Reading Time: 3 minutes… than just assignments, says ADI RAI
University can be a lonely time if you don’t go through it with the right mindset. Don’t treat university like a high school with a little more free time or simply think of it as the place you go just to attend classes and lectures. Your time in university is when you transition from an angsty teen to a young adult, and it’s a time where you have to find what your strengths are, what you enjoy and the kind of people with whom you may make lifelong relationships. To do this, one needs to find and grab every opportunity that university has to offer.
These days a degree is simply the ticket that gets you into the interview room. Employers look for extra curricular activities, a good personality, leadership skills and real world experience. So to make sure you aren’t lacking in any of these areas, my first piece of advice is to look into joining a club (or several). Put your name down for anything that looks even vaguely interesting. Clubs are a great way to meet people and participate in fun activities. If you are really interested to get involved, you could try to get onto the club’s committee during the next general meeting and take on extra responsibilities. Similarly if you are someone interested in student politics or getting involved with faculty decision-making, you could run to be on the University SRC or the Union Board or as a student representative on a faculty committee. This not only looks good on the resume, but also is a great way to see how decision-making and event planning occurs at university, and meet with people you may not normally have the chance to meet.
Most universities also organise events, workshops and other programs to help students with more than just study. See if your university is offering free first aid or other skills training, meditation classes, public speaking courses and much more. Perhaps write for the student magazine or present on student radio.
Make sure you do something to stay in good shape. It could be joining a casual sports team, taking a jog in the afternoons or visiting the gym regularly. Being social is essential. Go to the Unibar: even if you do not drink there are still ways to have a good time. Some nights there’ll be local bands playing, or in my case, I like to try out the video game contests. Joining in social events like the pubcrawls, parties and balls will keep you connected with your peers. I encourage you to make use of some of your newfound freedom to catch up with friends (old or new) during a break at a coffee shop.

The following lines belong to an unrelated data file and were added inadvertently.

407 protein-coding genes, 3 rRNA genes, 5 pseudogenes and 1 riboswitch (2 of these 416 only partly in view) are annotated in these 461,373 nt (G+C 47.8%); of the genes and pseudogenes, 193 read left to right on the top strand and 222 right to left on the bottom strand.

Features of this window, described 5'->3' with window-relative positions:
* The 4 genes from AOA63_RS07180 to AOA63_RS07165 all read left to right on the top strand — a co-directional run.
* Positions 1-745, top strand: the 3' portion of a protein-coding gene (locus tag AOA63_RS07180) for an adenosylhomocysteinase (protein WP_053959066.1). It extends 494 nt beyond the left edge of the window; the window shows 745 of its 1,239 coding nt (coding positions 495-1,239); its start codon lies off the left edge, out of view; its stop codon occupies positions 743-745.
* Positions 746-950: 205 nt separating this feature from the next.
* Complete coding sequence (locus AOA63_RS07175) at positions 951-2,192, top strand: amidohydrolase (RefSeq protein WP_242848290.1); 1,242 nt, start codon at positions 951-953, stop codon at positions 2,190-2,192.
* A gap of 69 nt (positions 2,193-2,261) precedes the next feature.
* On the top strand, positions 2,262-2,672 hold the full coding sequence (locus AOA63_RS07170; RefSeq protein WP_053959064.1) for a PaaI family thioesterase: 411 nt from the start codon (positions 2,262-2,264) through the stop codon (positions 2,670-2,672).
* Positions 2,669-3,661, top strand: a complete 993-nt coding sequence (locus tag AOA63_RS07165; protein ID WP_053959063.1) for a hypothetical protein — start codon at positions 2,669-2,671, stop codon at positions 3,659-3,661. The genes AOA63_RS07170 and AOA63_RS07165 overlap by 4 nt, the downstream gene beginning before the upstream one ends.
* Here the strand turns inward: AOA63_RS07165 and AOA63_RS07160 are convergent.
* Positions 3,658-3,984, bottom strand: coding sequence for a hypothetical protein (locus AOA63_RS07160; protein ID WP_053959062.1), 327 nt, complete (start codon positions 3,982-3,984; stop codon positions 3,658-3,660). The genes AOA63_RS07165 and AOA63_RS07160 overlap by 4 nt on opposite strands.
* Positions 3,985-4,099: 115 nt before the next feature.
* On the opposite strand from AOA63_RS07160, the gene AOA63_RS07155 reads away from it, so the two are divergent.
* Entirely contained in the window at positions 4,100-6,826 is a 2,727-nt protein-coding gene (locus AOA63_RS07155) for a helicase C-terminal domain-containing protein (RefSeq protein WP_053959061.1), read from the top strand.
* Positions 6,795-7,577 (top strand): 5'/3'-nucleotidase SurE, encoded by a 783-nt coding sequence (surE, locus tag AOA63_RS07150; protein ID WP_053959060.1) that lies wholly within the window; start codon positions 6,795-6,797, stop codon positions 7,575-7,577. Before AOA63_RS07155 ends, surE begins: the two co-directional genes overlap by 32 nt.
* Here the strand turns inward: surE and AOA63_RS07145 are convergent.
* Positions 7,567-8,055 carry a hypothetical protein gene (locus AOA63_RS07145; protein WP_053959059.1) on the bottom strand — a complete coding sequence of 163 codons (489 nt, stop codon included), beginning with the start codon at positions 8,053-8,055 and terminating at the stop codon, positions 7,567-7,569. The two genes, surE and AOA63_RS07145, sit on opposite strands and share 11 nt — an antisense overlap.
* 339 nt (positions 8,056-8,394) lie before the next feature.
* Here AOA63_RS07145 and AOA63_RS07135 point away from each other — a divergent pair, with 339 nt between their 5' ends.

All this being said, when it comes to your studies, you need to take them very seriously. It is easy to fall behind and once you do, it is very hard to catch up again. The first thing to do is to plan your timetable properly, especially around other commitments. Play to your strengths: if you aren’t a morning person or prefer breaks between classes, try to make your timetable reflect this. Look for your textbooks second-hand or in the library; even if the lecturer says you need the latest edition, usually it just means the old edition will be fine, but some of the questions may have different values or be in a different spot. Talk to your peers and older students for their notes/past exams and advice. Lastly, do the work. Or at least try to! But stay on track. It is easy to fall behind and there really isn’t enough time in SWOTVAC to catch up on half a semester’s worth of work. Do not be afraid to ask for help.
So try doing all these things – maybe tackle them slowly, one at a time so you don’t feel like you’re drowning – but doing so will make your university years an exciting time of personal growth, friendship, learning and most importantly, fun.
Adi Rai is a 3rd year Law & Commer